Astonishingly the first committee to discuss the proposal, chaired by Albert in January 1850, meets a mere sixteen months before the agreed opening date. In that brief period exhibits are invited and gathered in from all over the world. Meanwhile discussions start from scratch on what new building should house them in London's Hyde Park.

An architectural competition is launched, resulting in the submission of 245 designs. From these proposals the members of the building committee, in somewhat high-handed fashion, produce a composite design of their own. It is extraordinarily dull (a long low brick building, like farm outhouses, capped by an incongruous dome), and it suggests to Londoners that Albert's exhibition is going to be equally dreary.

In June 1850 tenders are about to come in for the construction of this building when Joseph Paxton, superintendent of the gardens at Chatsworth, submits a bold design for a massive hall of glass and iron.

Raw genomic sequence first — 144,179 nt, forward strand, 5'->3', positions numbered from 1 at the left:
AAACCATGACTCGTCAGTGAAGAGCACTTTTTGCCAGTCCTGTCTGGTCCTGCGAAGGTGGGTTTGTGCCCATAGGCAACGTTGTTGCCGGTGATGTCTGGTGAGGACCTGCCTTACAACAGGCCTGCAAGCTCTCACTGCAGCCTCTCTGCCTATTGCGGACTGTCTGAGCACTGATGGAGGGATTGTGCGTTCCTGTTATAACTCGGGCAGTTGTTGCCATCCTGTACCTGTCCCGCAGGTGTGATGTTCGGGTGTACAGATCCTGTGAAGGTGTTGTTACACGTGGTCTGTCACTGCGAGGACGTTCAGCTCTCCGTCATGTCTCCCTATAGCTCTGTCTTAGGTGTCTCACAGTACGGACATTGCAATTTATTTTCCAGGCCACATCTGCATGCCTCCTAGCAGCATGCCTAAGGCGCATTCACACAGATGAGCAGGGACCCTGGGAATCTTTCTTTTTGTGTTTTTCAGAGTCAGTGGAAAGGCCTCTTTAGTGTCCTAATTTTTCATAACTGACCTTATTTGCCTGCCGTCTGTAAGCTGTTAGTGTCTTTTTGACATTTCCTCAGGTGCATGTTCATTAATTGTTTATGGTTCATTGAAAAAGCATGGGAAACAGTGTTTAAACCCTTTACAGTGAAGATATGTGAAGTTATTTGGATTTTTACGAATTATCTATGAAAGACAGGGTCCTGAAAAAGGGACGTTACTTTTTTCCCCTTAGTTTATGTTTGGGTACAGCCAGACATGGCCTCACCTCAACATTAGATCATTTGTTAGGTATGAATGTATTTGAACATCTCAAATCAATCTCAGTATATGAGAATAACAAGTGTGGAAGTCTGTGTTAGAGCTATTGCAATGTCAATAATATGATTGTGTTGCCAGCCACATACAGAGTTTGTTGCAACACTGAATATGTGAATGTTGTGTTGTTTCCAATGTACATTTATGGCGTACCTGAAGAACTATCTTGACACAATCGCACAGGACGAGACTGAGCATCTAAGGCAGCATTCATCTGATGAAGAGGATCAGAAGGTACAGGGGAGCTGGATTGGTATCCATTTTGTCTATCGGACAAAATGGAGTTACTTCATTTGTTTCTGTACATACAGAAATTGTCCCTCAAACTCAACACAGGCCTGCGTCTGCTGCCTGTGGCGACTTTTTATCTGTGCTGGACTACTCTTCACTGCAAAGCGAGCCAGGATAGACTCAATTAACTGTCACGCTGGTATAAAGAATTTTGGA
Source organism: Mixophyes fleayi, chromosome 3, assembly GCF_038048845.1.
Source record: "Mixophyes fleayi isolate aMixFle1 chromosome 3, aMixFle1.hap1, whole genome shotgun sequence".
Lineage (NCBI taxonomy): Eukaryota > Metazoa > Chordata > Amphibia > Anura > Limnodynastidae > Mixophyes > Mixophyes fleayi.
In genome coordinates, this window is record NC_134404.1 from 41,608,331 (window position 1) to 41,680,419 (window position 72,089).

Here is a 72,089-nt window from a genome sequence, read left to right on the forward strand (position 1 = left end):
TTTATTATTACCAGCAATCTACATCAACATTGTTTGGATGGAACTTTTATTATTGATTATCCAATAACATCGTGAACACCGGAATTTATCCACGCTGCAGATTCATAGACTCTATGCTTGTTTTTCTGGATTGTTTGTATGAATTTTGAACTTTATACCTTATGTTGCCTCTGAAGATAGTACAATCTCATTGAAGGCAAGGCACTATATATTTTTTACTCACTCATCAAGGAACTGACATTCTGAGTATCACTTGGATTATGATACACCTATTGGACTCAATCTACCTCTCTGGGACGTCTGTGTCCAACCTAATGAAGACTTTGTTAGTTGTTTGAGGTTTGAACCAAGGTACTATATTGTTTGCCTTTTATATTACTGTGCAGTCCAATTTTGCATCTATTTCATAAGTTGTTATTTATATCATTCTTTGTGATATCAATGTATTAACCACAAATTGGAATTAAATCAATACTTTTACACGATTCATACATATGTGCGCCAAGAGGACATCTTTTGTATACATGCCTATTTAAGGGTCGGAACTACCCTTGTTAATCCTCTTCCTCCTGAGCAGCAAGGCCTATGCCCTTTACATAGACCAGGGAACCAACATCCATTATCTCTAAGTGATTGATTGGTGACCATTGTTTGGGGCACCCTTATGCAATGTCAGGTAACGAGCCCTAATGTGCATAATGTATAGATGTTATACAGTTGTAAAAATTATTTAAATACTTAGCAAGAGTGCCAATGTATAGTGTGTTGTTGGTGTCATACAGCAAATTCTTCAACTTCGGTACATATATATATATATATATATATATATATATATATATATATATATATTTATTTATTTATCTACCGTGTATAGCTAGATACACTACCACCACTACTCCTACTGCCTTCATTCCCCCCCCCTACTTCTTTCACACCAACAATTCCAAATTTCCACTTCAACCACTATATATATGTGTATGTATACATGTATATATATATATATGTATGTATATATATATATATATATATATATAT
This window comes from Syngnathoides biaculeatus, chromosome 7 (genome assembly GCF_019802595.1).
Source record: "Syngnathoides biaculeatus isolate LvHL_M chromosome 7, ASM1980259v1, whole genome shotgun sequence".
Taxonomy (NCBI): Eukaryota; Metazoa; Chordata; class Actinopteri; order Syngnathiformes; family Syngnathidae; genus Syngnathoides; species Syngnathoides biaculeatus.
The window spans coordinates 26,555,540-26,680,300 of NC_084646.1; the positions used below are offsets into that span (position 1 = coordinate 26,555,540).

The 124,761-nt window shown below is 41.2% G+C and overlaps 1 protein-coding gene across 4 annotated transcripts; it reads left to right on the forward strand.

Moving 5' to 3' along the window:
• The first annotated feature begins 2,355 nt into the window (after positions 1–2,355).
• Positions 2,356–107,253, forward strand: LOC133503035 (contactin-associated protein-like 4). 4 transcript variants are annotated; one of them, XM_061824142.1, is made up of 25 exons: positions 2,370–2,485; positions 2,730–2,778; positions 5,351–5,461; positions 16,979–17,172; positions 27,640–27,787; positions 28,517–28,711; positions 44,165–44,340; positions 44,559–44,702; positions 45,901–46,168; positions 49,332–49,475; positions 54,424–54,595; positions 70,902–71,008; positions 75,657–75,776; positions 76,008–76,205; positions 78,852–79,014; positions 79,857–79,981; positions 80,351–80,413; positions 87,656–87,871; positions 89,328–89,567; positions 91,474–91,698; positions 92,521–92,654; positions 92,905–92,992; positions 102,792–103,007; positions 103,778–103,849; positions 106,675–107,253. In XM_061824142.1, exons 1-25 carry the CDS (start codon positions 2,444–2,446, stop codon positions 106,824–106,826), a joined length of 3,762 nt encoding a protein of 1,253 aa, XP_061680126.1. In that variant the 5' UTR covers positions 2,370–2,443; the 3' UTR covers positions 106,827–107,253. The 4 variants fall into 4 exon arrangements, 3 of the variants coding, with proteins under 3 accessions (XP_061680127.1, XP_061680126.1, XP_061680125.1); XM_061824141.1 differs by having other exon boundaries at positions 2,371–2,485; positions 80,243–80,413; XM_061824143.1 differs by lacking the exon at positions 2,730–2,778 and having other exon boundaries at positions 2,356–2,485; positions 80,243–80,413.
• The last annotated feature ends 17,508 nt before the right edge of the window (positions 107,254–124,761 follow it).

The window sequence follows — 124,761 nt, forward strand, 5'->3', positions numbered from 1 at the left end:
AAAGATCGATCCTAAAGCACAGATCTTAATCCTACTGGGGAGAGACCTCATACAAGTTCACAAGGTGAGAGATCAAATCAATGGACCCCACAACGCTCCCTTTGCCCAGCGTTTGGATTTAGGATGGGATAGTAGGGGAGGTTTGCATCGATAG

The building committee is understandably cautious (no tests exist to prove that such a building will even withstand a strong wind), but Paxton clinches the issue by publishing his design in the Illustrated London News. London buzzes with excitement and a journalist suggests a perfect name, the Crystal Palace.

Work starts on the site at the end of July and the building is completed in January 1851. The exhibition opens on schedule on the first day of May. By the time it closes, in October, six million visitors have marvelled at this new-age palace and its contents.

Ten years later, in 1861, prince Albert dies of typhoid. His adoring wife becomes the archetypal widow, forty years in mourning and once again another kind of symbol of her Victorian era, strait-laced and yet sentimental, heavily upholstered spiritually as well as physically.

The Crystal Palace is dismantled in 1852, but its neighbourhood remains heavy with memories of Albert and his great success - the Albert Hall and the Albert Memorial, both built in his memory in the 1860s, and down the hill the Victoria and Albert Museum, founded in 1852 with profits from his international exhibition. Meanwhile, in the last decade of his life, Britain has some less peaceful international involvements - in the Crimea and in China.